Pi Beta Phi Combats Lack of Literacy

One of the most important aspects of sorority life is the dedication we all have to philanthropy. Our organizations were formed with the intention to give back, and it is incredible to see all of the organizations that are helped through sorority women and their chapters. 

For Pi Beta Phi, philanthropy is a little closer to our hearts. As an organization founded on the value of philanthropic service to others, we are extremely dedicated to our cause. In addition to our philanthropic values, Pi Beta Phi is also one of the only sororities who have created their own philanthropic foundation. Read > Lead > Achieve and the Pi Beta Phi Foundation were founded by Pi Beta Phi women because of their dedication to literacy education. Back in 1867 when Pi Phi was founded, there was a lack of literacy in our country. Many women and children were not given the opportunity to learn to read and write, and the founders of Pi Phi made it their mission to correct this inequality.

The Indiana Theta chapter of Pi Beta Phi at Valparaiso University channels this mission of our founders in our philanthropic work. We host multiple events each year to bring awareness to literacy education. Our biggest, and my favorite, event is our annual Mr. Pi Phi competition. Each year, we ask the 8 fraternities on our campus to choose a representative to compete in three competitions. The first round is speed reading to see who can read the most pages in 30 seconds; the second is a talent portion, and the third is Pi Beta Phi and Literacy jeopardy. While the fraternity men compete in these competitions, each sorority chooses a representative to be a judge. The men are given points for each competition and there is one decided winner, which gives their fraternity the name of Mr. Pi Phi.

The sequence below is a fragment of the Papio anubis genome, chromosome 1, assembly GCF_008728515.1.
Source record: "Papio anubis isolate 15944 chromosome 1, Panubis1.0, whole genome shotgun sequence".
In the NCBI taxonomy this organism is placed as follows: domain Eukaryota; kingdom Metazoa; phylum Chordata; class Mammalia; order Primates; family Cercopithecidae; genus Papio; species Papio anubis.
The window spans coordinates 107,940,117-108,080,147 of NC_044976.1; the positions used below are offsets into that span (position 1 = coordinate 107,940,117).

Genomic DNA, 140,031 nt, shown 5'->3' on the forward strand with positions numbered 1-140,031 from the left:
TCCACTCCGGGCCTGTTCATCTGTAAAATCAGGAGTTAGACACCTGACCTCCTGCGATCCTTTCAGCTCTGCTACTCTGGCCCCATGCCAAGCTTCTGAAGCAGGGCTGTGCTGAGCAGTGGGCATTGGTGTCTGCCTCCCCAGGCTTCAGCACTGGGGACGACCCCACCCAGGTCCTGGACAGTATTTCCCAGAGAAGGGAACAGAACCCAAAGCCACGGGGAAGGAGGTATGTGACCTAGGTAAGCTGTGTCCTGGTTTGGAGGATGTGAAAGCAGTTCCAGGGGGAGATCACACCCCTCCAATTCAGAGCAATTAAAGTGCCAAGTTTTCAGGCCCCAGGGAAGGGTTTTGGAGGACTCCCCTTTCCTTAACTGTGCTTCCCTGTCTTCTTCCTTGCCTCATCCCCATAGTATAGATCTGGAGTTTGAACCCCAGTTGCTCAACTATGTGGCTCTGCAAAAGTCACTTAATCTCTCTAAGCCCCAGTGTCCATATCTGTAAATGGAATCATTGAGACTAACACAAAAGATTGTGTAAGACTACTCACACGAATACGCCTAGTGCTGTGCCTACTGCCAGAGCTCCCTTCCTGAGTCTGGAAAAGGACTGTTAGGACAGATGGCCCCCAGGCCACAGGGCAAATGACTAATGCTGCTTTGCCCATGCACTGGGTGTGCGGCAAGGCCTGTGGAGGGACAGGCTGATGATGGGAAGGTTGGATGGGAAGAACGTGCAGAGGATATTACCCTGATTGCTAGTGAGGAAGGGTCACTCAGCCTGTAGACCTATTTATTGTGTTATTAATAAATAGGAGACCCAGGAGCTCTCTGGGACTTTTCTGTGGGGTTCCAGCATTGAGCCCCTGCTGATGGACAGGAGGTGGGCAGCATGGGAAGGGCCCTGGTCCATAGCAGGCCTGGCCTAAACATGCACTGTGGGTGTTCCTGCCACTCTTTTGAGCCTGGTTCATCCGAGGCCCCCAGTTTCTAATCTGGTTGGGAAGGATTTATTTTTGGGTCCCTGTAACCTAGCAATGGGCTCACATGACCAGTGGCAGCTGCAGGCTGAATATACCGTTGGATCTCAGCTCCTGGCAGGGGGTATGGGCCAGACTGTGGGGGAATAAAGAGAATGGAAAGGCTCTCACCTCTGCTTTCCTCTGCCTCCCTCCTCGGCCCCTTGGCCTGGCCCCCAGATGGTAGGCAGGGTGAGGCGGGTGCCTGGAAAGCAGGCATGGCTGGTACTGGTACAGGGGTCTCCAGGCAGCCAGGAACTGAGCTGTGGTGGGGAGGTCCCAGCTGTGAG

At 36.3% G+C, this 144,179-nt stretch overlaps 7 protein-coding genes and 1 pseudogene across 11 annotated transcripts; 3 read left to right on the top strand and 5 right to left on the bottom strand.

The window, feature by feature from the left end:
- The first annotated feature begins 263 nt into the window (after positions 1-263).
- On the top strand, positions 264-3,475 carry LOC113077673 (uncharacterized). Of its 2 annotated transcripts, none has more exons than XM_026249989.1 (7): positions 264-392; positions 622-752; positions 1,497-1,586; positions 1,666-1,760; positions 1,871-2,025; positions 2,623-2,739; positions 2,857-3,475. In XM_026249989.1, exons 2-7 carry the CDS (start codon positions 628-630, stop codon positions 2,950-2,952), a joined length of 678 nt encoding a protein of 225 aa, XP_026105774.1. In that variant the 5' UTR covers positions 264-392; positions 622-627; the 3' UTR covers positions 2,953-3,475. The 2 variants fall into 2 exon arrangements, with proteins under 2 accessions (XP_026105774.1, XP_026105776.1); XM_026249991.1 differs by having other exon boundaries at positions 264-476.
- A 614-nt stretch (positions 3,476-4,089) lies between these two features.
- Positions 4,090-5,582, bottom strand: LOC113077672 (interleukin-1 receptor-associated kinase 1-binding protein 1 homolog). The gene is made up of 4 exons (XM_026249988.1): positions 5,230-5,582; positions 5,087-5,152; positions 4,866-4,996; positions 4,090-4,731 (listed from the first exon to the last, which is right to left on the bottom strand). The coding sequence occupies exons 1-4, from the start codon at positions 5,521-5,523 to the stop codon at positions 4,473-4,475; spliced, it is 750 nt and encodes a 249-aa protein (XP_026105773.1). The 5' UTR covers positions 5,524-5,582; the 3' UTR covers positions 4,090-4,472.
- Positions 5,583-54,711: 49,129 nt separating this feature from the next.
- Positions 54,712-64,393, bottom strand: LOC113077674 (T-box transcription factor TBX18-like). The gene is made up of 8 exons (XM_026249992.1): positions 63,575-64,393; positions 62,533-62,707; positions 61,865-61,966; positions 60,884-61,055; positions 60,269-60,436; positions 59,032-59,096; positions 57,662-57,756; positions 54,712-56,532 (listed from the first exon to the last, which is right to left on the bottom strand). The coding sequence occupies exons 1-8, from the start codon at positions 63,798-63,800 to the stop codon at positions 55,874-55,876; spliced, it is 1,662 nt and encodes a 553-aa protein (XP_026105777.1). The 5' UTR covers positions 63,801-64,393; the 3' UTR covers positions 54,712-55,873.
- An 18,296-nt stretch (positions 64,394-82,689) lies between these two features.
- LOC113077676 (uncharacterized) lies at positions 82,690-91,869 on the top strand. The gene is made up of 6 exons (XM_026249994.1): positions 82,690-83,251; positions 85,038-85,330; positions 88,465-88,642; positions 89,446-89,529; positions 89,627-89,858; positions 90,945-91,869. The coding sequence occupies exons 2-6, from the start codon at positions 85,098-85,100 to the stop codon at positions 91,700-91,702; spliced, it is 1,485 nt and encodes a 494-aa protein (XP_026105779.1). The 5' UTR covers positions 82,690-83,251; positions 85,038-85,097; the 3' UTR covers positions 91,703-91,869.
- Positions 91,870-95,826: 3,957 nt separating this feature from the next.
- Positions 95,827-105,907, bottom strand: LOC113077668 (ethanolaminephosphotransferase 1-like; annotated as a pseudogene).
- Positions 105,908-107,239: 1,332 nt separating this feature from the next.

I love this event because we are able to raise awareness and money to such a great cause, and we also bring our fraternity and sorority together for a fun night as well.

Another event we host is Lemonade for Literacy. Since September is Literacy Month, we host a table in our Student Union and give out lemonade and literacy facts to the students who pass by. This event is intended to solely raise awareness and spread the word about the lack of literacy education in the United States.

Finally, our third event is our annual Book Drive. In the spring semester, we host a table in the Student Union and ask our peers to either drop off children’s books or make a donation. We take these donations and buy books, and then we drop all of them off at Hilltop Neighborhood House, which is a low-income community daycare down the road from campus. When we drop off the books, we are able to see our work in action; we read to the children and color bookmarks with them.

All of these events truly make up our sorority experience at Valparaiso University. We are extremely dedicated to philanthropic service, and although COVID-19 may change the way we are able to give back this year, we are ready to put our thinking caps on and continue our work to ensure every child is able to learn to read.

Xx, Nichole Mitchell

Valparaiso University, Pi Beta Phi


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